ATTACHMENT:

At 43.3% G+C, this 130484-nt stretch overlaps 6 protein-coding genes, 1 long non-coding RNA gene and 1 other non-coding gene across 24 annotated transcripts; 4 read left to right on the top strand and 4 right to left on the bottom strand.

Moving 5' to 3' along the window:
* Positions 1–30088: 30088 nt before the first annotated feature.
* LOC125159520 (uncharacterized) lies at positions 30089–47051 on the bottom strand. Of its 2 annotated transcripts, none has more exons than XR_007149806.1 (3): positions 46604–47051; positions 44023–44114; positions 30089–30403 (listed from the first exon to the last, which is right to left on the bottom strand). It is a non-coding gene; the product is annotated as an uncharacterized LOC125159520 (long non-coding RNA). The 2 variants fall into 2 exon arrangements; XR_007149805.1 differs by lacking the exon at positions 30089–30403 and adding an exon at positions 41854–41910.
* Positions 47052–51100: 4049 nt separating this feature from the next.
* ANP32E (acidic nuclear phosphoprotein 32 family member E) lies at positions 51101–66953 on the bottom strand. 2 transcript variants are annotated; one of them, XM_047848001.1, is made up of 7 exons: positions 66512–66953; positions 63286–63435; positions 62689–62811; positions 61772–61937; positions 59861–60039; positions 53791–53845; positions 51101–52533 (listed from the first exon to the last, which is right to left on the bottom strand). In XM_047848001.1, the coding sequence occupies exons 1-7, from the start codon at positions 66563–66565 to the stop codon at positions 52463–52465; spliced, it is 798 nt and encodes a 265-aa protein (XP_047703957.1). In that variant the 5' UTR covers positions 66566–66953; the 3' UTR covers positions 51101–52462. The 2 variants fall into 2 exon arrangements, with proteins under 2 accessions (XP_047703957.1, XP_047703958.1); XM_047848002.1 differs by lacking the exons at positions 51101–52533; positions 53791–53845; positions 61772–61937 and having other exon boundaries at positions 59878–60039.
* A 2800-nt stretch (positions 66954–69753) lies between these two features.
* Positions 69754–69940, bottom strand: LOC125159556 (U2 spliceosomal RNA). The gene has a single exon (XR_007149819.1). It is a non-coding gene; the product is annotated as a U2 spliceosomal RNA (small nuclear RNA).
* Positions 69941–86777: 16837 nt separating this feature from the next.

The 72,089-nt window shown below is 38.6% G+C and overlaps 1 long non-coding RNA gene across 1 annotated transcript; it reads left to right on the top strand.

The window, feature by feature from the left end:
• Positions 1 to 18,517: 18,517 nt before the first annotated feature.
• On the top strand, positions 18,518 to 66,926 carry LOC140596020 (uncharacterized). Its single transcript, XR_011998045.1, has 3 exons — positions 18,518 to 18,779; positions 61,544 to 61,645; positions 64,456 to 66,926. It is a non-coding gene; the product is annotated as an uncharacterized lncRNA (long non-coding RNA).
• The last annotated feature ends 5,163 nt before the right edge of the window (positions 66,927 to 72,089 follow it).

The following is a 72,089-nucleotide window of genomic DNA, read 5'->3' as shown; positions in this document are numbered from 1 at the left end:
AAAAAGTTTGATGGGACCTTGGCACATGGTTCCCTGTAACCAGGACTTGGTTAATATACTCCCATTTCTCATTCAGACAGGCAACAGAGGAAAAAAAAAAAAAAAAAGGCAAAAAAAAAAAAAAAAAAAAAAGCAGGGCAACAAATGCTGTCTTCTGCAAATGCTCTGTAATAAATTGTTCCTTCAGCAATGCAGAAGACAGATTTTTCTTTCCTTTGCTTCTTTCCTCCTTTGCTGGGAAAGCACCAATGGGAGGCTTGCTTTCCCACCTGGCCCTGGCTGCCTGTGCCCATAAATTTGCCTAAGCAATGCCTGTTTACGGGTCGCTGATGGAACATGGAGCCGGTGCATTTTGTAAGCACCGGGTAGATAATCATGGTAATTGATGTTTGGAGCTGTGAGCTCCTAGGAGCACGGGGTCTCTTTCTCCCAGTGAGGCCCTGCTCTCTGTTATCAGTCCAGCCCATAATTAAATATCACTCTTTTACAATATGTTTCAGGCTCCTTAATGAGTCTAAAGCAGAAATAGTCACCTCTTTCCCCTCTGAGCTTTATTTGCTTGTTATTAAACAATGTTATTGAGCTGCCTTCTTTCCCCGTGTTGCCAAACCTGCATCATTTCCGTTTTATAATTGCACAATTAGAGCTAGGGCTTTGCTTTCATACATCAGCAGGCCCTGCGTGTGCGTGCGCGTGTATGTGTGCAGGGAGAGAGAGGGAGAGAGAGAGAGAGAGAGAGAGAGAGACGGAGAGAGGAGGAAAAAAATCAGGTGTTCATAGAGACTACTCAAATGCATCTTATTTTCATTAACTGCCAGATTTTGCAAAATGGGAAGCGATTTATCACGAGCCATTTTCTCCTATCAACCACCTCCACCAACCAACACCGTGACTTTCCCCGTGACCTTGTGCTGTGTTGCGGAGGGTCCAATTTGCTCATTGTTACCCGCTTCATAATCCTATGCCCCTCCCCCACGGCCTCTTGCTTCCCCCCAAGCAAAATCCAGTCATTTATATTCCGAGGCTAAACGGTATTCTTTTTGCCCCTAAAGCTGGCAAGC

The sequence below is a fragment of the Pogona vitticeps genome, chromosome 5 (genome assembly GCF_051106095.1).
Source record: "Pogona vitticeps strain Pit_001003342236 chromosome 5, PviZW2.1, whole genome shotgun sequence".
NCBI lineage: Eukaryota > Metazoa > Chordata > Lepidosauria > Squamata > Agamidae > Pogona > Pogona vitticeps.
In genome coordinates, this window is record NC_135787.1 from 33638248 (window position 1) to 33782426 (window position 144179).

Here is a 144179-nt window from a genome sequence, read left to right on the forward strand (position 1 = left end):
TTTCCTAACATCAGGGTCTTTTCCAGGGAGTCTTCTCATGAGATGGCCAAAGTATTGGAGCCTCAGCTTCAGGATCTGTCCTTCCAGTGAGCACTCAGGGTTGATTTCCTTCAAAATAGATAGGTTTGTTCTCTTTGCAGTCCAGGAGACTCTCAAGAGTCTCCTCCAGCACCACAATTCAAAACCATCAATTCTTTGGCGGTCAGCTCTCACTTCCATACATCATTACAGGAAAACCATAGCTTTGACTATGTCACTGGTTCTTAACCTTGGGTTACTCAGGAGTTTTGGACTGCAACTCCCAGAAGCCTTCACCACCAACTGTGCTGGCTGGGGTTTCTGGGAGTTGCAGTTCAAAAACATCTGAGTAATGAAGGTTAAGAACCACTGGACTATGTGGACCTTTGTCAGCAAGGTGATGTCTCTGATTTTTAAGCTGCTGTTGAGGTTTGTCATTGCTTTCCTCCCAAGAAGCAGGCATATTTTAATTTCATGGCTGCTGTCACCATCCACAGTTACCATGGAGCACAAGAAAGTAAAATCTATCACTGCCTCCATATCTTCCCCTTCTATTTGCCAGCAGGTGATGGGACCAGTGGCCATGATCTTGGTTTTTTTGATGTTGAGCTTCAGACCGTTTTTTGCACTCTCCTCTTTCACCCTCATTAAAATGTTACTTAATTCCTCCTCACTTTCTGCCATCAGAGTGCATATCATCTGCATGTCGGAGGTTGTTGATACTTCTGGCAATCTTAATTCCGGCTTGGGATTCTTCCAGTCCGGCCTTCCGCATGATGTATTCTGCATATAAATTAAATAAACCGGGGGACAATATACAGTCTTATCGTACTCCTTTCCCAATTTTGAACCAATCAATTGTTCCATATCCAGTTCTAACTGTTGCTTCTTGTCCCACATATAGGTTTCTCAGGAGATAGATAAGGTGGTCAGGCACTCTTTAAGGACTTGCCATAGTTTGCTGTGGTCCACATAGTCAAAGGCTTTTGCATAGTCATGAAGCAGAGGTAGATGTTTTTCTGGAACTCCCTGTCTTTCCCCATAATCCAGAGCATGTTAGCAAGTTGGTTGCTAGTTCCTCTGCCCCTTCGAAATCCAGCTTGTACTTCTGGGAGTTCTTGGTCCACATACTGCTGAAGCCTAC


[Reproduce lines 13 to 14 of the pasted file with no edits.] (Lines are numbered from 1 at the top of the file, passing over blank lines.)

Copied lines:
• On the top strand, positions 18,518 to 66,926 carry LOC140596020 (uncharacterized). Its single transcript, XR_011998045.1, has 3 exons — positions 18,518 to 18,779; positions 61,544 to 61,645; positions 64,456 to 66,926. It is a non-coding gene; the product is annotated as an uncharacterized lncRNA (long non-coding RNA).
• The last annotated feature ends 5,163 nt before the right edge of the window (positions 66,927 to 72,089 follow it).